An artist finds a comal! Exhibit by Nydia R. Garcia Schmidt

An artist finds a comal!

MexicoComal

Woman unloading comales in the city market

We normally think of comales and tortillas as the perfect combination, but this artist found another match for a comal—a paintbrush. Here is the story of Nydia from Mexico.

Nydia began painting on comales soon after she met a potter and    his wife in Mexico, in the state of Oaxaca.  His pottery business        included making mezcal clay containers and painting them, then    distributing them to various venders around explained the                sealing (glossing) process used and encouraged Nydia to try it on    comales  since they are made of the same material.  Nydia had already  seen the comales being sold in the market in Mitla Oaxaca, during one of   her shopping trips and was eager to paint on them. But she needed  a few tips from the potter and artist.

His encouragement and experience allowed Nydia to feel encouraged enough to work on her   new adventure.

Comal

Mandala comes from Sanskrit meaning “circle.” And always has a concentric structure. Mandalas offer balancing visual elements, symbolizing unity and harmony.

Some of her first designs were inspired by traditional Mexican sarape motifs, and painting the straight horizontal lines seemed simple enough.  She realized that this was harder than it appeared, since having a steady hand is essential.  Nydia wondered if she could paint the straight lines to get the visual effect of the color running stronger or lighter.

Zarape

Sarapes are famous for their bright colors

Sarapes are famous for their bright colors.  After thinking about this for several months, one day on her way home from church, she thought about using  ‘masking tape’ and went that same day to a corner store to purchase the tape. It worked! The paint did not bleed through. Nydia went on to paint several with this design and quickly sold them or gave some as gifts to friends and family.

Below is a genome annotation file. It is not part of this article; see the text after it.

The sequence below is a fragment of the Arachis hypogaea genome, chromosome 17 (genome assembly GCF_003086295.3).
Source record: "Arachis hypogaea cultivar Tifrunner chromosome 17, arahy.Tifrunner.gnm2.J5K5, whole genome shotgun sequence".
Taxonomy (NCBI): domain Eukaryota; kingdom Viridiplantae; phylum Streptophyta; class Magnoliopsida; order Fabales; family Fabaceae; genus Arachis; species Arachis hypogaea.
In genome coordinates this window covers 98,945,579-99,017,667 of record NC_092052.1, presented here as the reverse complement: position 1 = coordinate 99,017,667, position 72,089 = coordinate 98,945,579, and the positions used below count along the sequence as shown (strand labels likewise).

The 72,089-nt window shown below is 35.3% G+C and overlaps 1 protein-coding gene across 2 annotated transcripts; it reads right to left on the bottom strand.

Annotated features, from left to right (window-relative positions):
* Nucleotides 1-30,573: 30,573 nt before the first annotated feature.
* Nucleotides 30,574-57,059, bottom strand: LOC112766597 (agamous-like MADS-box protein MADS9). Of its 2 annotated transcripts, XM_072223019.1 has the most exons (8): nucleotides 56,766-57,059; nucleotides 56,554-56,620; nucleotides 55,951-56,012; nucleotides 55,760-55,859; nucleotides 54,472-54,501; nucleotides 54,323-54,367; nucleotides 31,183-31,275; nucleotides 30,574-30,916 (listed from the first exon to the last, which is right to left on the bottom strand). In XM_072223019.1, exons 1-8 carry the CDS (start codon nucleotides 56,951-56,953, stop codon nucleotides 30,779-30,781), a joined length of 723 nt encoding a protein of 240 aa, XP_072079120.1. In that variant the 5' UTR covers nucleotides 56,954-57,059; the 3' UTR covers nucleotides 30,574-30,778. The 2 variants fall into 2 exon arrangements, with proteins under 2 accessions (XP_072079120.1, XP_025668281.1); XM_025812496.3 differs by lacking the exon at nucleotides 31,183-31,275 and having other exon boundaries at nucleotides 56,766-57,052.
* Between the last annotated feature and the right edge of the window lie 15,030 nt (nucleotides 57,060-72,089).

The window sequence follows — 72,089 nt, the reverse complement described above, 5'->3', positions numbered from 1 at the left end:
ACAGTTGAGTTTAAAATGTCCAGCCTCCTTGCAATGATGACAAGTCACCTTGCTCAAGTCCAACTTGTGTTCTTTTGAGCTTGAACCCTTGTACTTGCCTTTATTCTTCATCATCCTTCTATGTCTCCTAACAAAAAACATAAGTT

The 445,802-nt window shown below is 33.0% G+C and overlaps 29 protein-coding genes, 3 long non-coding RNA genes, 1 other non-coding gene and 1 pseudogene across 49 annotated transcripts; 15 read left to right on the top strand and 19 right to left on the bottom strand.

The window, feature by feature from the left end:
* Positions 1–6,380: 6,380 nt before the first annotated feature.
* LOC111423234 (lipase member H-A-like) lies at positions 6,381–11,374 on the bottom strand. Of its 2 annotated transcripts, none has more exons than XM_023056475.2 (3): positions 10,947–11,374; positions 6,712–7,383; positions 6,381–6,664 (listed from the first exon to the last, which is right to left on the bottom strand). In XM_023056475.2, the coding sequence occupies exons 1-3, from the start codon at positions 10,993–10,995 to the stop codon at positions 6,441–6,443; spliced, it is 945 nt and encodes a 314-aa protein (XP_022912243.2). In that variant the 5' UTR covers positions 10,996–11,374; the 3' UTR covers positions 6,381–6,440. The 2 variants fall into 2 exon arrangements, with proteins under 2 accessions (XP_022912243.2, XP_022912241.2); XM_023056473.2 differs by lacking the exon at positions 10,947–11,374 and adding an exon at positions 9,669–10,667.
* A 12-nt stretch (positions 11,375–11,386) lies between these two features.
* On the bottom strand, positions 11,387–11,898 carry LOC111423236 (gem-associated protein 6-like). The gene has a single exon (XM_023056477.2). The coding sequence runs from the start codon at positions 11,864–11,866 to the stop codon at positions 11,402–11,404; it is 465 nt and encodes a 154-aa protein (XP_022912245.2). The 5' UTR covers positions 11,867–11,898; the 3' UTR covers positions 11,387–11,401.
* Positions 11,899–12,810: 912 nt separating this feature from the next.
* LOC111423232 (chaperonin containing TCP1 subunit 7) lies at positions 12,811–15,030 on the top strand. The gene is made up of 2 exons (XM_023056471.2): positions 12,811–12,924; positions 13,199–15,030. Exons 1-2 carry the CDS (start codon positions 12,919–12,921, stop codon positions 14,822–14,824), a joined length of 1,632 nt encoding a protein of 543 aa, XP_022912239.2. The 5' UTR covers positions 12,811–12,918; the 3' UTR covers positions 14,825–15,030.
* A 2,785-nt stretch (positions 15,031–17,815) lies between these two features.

After painting some of these sarape designs she became a bit bored with the design and didn’t paint for a few years. She was also very busy raising three teenage sons and finishing her Masters Degree! One day during a visit to Barnes and Nobles she spotted the Mandala coloring book and could not take her eyes off the designs.  She envisioned how they would look on a comal and immediately looked for a pattern.  She wondered about tracing the lines and eventually has found the perfect technique, ask her about it!

Nydia’s interest in painting in comales is purely a hobby, when she is not traveling or busy at work; she tries to carve time to work on new patterns and color combinations.  There is a sense of excitement to see the orange, or red, or green transform the otherwise simple comal into something beautiful for the eyes. (credits for this article go to Enid Sanford)

N.Schmidt

Nydia is from Monterrey, Mexico and works as the Americas Area Director for Wycliffe Global Alliance, an alliance of more than 100 ministries involved in Bible Translation. She uses her hobby to also advocate for the more than 1.5 billion people that still do not have access to the Word of God in a language that speaks to their heart. Nydia and her husband Jim live in Pharr, TX. Her teenage boys are now young adults living in Clovis and Socorro, New Mexico and Chicago, Illinois and received her MA Degree in Cross-Cultural Leadership in 2011.